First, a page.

I spent weekends traveling. The first weekend was a scheduled group excursion to Paris by TGV speed train. We visited the Louvre and the Eiffel Tower, ate at sidewalk restaurants drinking wine, listening to music, taking in the lights and the night. The second weekend we had another group trip, this one by overnight train to Venice, Italy. After two short weeks, I was in love with Europe. The more I saw, the more I realized how little I’d seen. Paris had gone by too fast, so on a free weekend, I went with a small group back to the City of Light. I also visited Nice, Avignon, Carcassonne, and Nime. Then booked a place on the beach just outside Montpellier for a final weekend. While some spent those free weekends in Montpellier, catching up on classwork or catching up on sleep, I stayed busy; I stayed moving. I’d thought five long weeks would be leisurely, that I’d have all the time in the world to read and write, and that I'd probably be fending off homesickness by the end of it, but the days were falling away too fast, and there was too much to do, too much to see, too many experiences I’d left on the table. Not only was I not homesick, but I hadn’t thought of Boston at all. Not once.

There is a British pub in Montpellier that we visited regularly, probably three times a week, at least, called The Shakespeare. Our dorms were well outside of town, so any walk into civilization, for dinner, drinks, a movie, or shopping, took a three-quarter of an hour commitment. We’d arrive at The Shakespeare tired and thirsty. We became regulars. The owner, a man who sounded—and looked—quite a bit like Paul McCartney, got to know us well. He’d bring us a round of free shots once in a while, and then take one for himself. Often, we all played cards at one of the tables, or sometimes brought our drinks outside for some July Mediterranean air, and inevitably, reluctantly, began the long walk back, but feeling rejuvenated and buzzed and happy. One of the great benefits of a study abroad program, of living in one space for so long, is that you really do turn into a regular. Maybe not quite a local—not in five weeks—but certainly comfortable. You know your way around town, have favorite spots, and have time to settle into a place. For a least a short amount of time, you’re living like a local.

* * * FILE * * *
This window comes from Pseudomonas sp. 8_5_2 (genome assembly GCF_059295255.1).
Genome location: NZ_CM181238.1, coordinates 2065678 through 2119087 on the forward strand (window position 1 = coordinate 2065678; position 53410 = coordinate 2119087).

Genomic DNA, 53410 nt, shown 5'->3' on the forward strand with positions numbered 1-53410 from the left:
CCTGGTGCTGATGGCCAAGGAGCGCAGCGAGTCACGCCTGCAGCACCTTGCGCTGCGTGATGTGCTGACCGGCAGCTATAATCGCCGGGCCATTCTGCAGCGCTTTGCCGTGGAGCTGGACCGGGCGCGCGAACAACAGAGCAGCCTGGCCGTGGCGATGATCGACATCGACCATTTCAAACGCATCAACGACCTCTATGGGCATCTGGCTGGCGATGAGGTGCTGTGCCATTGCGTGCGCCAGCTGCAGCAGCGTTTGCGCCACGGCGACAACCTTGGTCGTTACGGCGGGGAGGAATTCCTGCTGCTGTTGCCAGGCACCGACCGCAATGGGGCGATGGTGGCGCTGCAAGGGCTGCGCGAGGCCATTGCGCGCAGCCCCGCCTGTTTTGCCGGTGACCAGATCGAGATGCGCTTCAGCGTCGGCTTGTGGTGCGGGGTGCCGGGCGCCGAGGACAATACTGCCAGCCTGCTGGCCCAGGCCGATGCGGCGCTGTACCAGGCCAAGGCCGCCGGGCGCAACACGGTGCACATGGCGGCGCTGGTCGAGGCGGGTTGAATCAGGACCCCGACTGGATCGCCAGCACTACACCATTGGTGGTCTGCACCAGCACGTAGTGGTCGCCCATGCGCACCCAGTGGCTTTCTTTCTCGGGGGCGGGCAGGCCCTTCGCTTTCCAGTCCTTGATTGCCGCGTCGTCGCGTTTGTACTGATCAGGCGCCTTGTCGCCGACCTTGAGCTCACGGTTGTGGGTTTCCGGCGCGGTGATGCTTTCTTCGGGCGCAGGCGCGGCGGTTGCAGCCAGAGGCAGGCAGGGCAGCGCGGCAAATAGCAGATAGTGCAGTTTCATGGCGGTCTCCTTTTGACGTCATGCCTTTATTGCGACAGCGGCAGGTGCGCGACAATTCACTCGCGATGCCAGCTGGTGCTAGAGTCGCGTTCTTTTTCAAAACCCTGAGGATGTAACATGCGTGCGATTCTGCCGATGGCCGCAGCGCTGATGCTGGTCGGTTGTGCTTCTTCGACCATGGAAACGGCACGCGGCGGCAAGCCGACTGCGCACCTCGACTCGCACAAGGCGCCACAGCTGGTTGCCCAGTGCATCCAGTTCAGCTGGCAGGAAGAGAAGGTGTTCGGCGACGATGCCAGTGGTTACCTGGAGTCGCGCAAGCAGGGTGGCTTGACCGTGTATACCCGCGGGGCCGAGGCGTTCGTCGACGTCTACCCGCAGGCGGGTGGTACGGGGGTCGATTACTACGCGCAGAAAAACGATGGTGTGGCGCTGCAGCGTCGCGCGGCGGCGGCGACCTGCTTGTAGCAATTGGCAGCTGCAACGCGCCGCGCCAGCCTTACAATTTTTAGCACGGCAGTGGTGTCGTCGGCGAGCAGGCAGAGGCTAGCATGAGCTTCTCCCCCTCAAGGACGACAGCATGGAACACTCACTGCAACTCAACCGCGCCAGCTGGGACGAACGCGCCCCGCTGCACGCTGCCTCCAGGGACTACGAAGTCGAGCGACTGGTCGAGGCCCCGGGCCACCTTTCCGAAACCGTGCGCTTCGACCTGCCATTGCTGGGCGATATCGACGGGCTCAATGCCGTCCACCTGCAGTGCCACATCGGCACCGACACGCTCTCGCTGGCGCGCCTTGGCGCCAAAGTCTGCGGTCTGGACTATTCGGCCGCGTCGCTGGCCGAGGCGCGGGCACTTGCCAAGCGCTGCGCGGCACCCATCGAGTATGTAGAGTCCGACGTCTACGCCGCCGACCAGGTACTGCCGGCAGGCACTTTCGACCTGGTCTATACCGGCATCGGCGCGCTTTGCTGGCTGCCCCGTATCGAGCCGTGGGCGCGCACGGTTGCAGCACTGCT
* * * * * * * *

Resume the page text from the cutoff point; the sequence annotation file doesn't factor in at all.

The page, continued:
I found an ice cream shop I really liked, and stopped in frequently. They offered four sizes, and even though I spoke almost no French, I got the gist: petit, moyen, grand, and amėricain. I ordered the small, like the locals all did—little golf ball-sized treats atop their cones, the perfect size for an afternoon snack while strolling shops. Even on a hot day, the ice cream didn’t have time to melt down your hand.

I bought my first ever pair of flip-flops in France. I’d never liked how they felt, couldn’t get used to that piece of rubber between my toes. But the local men looked sort of cool in theirs, so I finally bought a pair. I noticed the local men wore T-shirts significantly tighter fitting than the baggy tees I was wearing, so I bought a couple new form-fitting shirts. And during my weekend stay at the beach, one local shop sold inexpensive Capri pants. The first couple weeks I’d been in France, Capri pants had looked weird, but now, in my fourth week, I’d grown to actually like them, especially with the fitted tee and the flip flops. Now, my American shorts, the hem well above my knee, looked weird, even a little dorky. So I bought a pair of Capri pants, and then, a week later, pulled the trigger on a second pair.

After our farewell dinner outside of the city of Nime, we returned by bus to Montpellier and continued the celebration. I was celebrating not only the end of a great summer, of course, but I was appreciating this new beginning—the completion of the first leg of a three-year academic journey, of course, but really a broader rebirth of sorts. Without being too melodramatic, something had changed. I’d felt it even then, at the end of that first summer, in that very moment. I hadn’t yet skinny-dipped in the Balearic Sea off of Barcelona yet—that would be the following year, or run with the bulls yet in the throes of the San Fermín Festival in Pamplona—that was still two summers away; or been tossed off a sprinting horse on a ranch in San Miguel de Allande, Mexico: those were all to come. But I knew then that I’d found the first of what would certainly be a lifetime of special places, that I’d found a niche of people who were writers and travelers and other like-minded souls living on the fringes. I hadn’t yet started a new job as a professor of writing and literature at my alma mater, and I hadn’t yet visited the nearly two dozen European countries with the future wife who I wouldn’t meet for three more years. Those were all coming. And though I didn’t know at the time what form these special moments would take, I knew then that they were there, just beyond the horizon.

Late that night the celebration devolved into a toga party. We were drinking freely and without reservation, toasting our recent past and our futures. At one point I wandered out into the courtyard, alone, and noticed an inky night sky blistered with stars. I lay back on one of the picnic tables and folded my hands on my stomach—the toga fluttering—and I drew long, easy breaths to center myself, making a note to stay in this small, private moment as long as I possibly could. The night was alive with meteor showers, and I watched white streaks of light scratch the sky like matches.

* * *

On my return to Boston, I decided—only half in jest—to wear my new French look on the plane, so that when I got home I’d be presenting my family the brand new me. I figured I'd get a good laugh, some eye rolls. I wore my navy blue Capri pants, a new tee, and a pair of Euro athletic shoes I’d bought in my final days in France. I was dark with tan and had lost fifteen pounds, and it looked as though I’d completely reinvented myself. Which, of course, I had. Though it had nothing to do with what I was wearing.